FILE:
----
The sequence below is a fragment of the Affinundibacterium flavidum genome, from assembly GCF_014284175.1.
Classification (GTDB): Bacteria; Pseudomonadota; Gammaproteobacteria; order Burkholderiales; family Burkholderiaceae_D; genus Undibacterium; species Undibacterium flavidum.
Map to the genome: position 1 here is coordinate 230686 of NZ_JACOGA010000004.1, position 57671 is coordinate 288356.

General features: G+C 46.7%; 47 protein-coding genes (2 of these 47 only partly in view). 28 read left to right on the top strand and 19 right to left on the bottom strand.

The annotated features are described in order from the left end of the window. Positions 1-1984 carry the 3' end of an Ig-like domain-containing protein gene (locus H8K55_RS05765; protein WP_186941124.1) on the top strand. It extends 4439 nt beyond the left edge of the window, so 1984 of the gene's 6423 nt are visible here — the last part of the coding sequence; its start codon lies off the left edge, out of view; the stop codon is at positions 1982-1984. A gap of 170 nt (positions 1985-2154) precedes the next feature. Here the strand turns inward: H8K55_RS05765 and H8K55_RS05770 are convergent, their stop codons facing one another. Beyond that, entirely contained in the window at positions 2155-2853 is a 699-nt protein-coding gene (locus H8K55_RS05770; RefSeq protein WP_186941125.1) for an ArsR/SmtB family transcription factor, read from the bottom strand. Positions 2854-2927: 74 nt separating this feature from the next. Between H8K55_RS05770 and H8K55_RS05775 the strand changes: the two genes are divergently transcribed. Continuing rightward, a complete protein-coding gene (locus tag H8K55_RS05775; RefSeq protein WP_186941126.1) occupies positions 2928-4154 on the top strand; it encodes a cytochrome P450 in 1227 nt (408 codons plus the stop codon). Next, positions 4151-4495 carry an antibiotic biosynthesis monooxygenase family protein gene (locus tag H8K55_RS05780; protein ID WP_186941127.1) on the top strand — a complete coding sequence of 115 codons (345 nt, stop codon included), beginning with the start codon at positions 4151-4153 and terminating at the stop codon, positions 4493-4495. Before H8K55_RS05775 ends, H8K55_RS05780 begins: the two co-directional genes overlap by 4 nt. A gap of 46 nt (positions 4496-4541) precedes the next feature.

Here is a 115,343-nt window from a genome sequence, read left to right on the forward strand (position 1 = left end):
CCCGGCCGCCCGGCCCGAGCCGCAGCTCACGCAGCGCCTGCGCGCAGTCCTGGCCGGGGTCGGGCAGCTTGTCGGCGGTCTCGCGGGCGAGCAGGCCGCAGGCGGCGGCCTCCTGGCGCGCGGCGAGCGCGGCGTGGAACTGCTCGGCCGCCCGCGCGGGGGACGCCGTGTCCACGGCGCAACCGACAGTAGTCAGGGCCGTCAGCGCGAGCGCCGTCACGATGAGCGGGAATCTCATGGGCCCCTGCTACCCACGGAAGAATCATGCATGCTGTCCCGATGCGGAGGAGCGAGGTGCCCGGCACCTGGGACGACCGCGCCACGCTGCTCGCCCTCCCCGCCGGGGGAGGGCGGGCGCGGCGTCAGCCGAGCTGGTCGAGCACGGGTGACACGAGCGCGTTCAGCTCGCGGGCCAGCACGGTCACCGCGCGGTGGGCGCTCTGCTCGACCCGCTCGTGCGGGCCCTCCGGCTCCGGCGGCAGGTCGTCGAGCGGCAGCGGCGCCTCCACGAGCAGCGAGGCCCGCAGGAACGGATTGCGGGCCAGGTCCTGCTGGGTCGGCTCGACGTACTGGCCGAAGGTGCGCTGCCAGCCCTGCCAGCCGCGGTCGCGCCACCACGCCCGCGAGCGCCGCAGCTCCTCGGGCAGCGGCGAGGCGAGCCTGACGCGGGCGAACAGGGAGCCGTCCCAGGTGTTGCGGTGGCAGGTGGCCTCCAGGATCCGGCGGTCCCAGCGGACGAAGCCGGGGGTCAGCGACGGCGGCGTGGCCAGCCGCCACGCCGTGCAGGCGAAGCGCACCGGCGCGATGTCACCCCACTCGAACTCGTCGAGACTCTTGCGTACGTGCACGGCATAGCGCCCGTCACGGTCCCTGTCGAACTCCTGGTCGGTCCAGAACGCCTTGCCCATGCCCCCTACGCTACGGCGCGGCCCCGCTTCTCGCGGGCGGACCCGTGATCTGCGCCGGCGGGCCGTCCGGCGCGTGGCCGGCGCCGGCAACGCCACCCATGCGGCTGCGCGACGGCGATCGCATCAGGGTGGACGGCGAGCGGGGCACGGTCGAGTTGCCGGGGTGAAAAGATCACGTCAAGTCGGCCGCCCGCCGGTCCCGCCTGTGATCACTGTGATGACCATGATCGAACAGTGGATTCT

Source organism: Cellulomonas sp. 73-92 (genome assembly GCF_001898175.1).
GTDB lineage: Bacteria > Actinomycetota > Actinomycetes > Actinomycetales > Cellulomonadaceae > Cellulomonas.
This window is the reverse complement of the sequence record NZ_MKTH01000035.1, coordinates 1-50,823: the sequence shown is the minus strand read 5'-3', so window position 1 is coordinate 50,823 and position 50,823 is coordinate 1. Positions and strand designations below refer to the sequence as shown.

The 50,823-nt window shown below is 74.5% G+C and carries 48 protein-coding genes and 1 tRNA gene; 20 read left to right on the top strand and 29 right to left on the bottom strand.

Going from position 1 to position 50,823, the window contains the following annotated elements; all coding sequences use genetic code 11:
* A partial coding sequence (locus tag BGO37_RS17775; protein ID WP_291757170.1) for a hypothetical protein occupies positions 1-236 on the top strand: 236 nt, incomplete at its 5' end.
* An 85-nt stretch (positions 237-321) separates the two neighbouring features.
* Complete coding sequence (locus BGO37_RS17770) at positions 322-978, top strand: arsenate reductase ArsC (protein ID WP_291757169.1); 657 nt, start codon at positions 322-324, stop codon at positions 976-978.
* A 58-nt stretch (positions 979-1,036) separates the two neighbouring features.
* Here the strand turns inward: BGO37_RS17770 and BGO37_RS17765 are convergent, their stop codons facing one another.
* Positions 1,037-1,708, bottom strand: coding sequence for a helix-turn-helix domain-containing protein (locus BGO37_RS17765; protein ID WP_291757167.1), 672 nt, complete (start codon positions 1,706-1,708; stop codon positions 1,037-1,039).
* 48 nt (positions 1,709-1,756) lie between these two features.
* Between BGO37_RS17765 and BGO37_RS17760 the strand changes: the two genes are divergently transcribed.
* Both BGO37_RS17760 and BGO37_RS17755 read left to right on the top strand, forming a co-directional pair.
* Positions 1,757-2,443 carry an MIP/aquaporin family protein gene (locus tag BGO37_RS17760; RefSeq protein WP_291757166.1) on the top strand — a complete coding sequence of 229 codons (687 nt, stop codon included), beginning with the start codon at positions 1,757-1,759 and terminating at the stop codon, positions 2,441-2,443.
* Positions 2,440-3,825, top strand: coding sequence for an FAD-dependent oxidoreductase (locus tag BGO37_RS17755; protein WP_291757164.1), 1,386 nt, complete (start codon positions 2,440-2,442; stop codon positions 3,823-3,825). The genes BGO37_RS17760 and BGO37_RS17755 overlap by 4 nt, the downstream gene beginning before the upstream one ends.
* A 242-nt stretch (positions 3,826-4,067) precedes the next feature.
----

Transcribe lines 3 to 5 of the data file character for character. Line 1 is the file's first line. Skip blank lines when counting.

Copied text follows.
Map to the genome: position 1 here is coordinate 230686 of NZ_JACOGA010000004.1, position 57671 is coordinate 288356.

General features: G+C 46.7%; 47 protein-coding genes (2 of these 47 only partly in view). 28 read left to right on the top strand and 19 right to left on the bottom strand.

The annotated features are described in order from the left end of the window. Positions 1-1984 carry the 3' end of an Ig-like domain-containing protein gene (locus H8K55_RS05765; protein WP_186941124.1) on the top strand. It extends 4439 nt beyond the left edge of the window, so 1984 of the gene's 6423 nt are visible here — the last part of the coding sequence; its start codon lies off the left edge, out of view; the stop codon is at positions 1982-1984. A gap of 170 nt (positions 1985-2154) precedes the next feature. Here the strand turns inward: H8K55_RS05765 and H8K55_RS05770 are convergent, their stop codons facing one another. Beyond that, entirely contained in the window at positions 2155-2853 is a 699-nt protein-coding gene (locus H8K55_RS05770; RefSeq protein WP_186941125.1) for an ArsR/SmtB family transcription factor, read from the bottom strand. Positions 2854-2927: 74 nt separating this feature from the next. Between H8K55_RS05770 and H8K55_RS05775 the strand changes: the two genes are divergently transcribed. Continuing rightward, a complete protein-coding gene (locus tag H8K55_RS05775; RefSeq protein WP_186941126.1) occupies positions 2928-4154 on the top strand; it encodes a cytochrome P450 in 1227 nt (408 codons plus the stop codon). Next, positions 4151-4495 carry an antibiotic biosynthesis monooxygenase family protein gene (locus tag H8K55_RS05780; protein ID WP_186941127.1) on the top strand — a complete coding sequence of 115 codons (345 nt, stop codon included), beginning with the start codon at positions 4151-4153 and terminating at the stop codon, positions 4493-4495. Before H8K55_RS05775 ends, H8K55_RS05780 begins: the two co-directional genes overlap by 4 nt. A gap of 46 nt (positions 4496-4541) precedes the next feature.